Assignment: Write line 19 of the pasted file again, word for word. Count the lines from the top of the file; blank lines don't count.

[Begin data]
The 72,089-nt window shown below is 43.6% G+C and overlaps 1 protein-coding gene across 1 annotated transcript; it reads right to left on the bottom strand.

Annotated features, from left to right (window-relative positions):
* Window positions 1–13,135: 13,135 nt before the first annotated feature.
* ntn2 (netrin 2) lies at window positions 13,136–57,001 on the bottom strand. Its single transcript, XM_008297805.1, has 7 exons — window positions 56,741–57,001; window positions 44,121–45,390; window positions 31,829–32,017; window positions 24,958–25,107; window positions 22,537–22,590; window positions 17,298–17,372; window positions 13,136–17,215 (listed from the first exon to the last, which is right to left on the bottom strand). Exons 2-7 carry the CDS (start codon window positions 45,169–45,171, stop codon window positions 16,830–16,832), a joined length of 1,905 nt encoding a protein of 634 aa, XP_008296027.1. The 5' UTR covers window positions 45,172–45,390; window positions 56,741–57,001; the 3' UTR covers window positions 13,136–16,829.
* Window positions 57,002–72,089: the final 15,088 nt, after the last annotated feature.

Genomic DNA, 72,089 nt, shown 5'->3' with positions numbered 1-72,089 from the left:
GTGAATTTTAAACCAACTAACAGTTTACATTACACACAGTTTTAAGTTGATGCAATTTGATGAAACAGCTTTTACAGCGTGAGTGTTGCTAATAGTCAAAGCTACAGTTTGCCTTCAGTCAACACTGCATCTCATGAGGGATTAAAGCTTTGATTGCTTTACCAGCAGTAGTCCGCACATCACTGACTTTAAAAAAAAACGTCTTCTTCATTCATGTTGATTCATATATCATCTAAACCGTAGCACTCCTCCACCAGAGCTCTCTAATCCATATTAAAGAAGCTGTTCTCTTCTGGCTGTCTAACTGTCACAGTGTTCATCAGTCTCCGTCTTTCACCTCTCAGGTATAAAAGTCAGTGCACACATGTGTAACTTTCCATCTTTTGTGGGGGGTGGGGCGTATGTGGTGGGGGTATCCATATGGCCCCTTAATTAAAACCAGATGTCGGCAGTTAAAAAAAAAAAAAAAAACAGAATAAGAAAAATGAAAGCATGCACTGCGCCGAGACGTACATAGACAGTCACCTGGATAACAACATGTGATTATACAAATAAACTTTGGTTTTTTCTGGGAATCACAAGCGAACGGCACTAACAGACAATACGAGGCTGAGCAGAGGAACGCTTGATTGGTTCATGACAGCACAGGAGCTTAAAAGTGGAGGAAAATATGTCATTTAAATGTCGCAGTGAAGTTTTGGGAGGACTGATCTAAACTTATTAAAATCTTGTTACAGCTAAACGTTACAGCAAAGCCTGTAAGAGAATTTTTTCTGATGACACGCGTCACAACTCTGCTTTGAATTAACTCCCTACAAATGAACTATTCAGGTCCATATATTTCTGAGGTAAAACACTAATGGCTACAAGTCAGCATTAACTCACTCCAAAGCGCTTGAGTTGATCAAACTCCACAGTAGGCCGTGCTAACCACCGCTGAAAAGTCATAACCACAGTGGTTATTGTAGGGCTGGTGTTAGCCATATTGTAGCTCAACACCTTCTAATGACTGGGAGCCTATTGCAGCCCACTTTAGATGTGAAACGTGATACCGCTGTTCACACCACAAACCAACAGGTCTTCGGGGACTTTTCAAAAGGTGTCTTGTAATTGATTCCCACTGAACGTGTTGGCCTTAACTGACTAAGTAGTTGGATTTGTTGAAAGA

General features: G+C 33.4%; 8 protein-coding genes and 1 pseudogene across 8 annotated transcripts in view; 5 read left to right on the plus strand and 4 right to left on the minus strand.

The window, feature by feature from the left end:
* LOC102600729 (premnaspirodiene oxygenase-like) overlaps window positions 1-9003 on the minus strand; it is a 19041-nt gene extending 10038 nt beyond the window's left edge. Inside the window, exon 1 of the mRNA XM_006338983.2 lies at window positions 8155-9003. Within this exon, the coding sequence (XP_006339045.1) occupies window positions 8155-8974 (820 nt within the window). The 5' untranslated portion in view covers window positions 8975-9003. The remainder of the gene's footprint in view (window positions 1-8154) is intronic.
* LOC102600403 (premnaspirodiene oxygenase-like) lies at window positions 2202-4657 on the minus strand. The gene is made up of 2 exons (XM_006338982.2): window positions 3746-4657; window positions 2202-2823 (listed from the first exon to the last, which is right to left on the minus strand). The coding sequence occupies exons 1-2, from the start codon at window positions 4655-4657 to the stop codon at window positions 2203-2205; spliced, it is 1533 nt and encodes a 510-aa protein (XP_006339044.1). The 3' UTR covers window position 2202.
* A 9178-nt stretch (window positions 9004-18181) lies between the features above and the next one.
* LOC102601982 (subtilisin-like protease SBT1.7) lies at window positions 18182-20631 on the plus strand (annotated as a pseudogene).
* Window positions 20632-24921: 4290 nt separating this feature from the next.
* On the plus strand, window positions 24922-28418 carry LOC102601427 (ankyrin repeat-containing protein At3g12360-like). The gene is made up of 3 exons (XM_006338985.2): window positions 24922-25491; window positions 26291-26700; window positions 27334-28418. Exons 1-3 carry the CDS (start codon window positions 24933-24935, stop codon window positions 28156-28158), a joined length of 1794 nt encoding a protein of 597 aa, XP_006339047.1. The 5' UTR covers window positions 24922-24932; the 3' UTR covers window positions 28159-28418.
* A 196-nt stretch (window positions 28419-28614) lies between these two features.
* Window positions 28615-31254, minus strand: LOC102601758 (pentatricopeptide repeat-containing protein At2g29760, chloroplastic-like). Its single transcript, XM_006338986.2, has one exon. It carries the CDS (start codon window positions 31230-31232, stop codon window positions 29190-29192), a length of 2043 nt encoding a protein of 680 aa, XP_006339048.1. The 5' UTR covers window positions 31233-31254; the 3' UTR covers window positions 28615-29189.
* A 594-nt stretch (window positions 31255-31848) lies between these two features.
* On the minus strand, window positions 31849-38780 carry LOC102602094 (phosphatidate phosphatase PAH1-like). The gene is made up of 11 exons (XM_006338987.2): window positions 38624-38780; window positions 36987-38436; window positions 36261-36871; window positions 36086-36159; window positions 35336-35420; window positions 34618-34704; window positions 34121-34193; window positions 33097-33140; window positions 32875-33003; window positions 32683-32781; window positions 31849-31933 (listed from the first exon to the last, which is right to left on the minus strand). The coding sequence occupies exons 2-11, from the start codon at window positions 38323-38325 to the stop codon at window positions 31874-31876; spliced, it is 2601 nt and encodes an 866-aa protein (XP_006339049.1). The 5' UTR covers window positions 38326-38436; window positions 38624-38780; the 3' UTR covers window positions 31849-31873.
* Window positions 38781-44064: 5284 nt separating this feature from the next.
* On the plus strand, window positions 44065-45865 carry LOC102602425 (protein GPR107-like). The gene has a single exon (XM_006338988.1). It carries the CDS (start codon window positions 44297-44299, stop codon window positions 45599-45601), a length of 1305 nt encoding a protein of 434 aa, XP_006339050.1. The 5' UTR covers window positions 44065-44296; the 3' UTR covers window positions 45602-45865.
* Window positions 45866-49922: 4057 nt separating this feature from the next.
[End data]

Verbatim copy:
* On the minus strand, window positions 31849-38780 carry LOC102602094 (phosphatidate phosphatase PAH1-like). The gene is made up of 11 exons (XM_006338987.2): window positions 38624-38780; window positions 36987-38436; window positions 36261-36871; window positions 36086-36159; window positions 35336-35420; window positions 34618-34704; window positions 34121-34193; window positions 33097-33140; window positions 32875-33003; window positions 32683-32781; window positions 31849-31933 (listed from the first exon to the last, which is right to left on the minus strand). The coding sequence occupies exons 2-11, from the start codon at window positions 38323-38325 to the stop codon at window positions 31874-31876; spliced, it is 2601 nt and encodes an 866-aa protein (XP_006339049.1). The 5' UTR covers window positions 38326-38436; window positions 38624-38780; the 3' UTR covers window positions 31849-31873.